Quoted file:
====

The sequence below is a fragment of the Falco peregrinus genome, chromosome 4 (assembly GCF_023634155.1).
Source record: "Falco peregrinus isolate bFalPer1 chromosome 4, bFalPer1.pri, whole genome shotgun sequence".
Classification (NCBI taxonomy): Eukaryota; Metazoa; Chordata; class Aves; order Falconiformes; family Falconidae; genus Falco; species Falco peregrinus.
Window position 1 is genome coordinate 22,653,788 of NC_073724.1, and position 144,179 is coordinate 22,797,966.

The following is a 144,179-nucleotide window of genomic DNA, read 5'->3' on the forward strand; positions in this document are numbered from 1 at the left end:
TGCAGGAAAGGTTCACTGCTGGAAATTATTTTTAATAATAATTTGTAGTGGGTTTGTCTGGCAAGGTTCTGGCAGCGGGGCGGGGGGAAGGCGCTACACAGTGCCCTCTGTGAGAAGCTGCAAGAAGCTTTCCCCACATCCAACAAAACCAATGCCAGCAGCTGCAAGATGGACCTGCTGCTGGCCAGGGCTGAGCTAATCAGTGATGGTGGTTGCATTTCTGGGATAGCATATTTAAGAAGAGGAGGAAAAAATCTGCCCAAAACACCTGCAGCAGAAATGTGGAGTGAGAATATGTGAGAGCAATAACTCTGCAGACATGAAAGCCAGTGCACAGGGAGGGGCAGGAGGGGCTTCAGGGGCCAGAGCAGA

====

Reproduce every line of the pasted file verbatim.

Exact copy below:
The sequence below is a fragment of the Falco peregrinus genome, chromosome 4 (assembly GCF_023634155.1).
Source record: "Falco peregrinus isolate bFalPer1 chromosome 4, bFalPer1.pri, whole genome shotgun sequence".
Classification (NCBI taxonomy): Eukaryota; Metazoa; Chordata; class Aves; order Falconiformes; family Falconidae; genus Falco; species Falco peregrinus.
Window position 1 is genome coordinate 22,653,788 of NC_073724.1, and position 144,179 is coordinate 22,797,966.

The following is a 144,179-nucleotide window of genomic DNA, read 5'->3' on the forward strand; positions in this document are numbered from 1 at the left end:
TGCAGGAAAGGTTCACTGCTGGAAATTATTTTTAATAATAATTTGTAGTGGGTTTGTCTGGCAAGGTTCTGGCAGCGGGGCGGGGGGAAGGCGCTACACAGTGCCCTCTGTGAGAAGCTGCAAGAAGCTTTCCCCACATCCAACAAAACCAATGCCAGCAGCTGCAAGATGGACCTGCTGCTGGCCAGGGCTGAGCTAATCAGTGATGGTGGTTGCATTTCTGGGATAGCATATTTAAGAAGAGGAGGAAAAAATCTGCCCAAAACACCTGCAGCAGAAATGTGGAGTGAGAATATGTGAGAGCAATAACTCTGCAGACATGAAAGCCAGTGCACAGGGAGGGGCAGGAGGGGCTTCAGGGGCCAGAGCAGA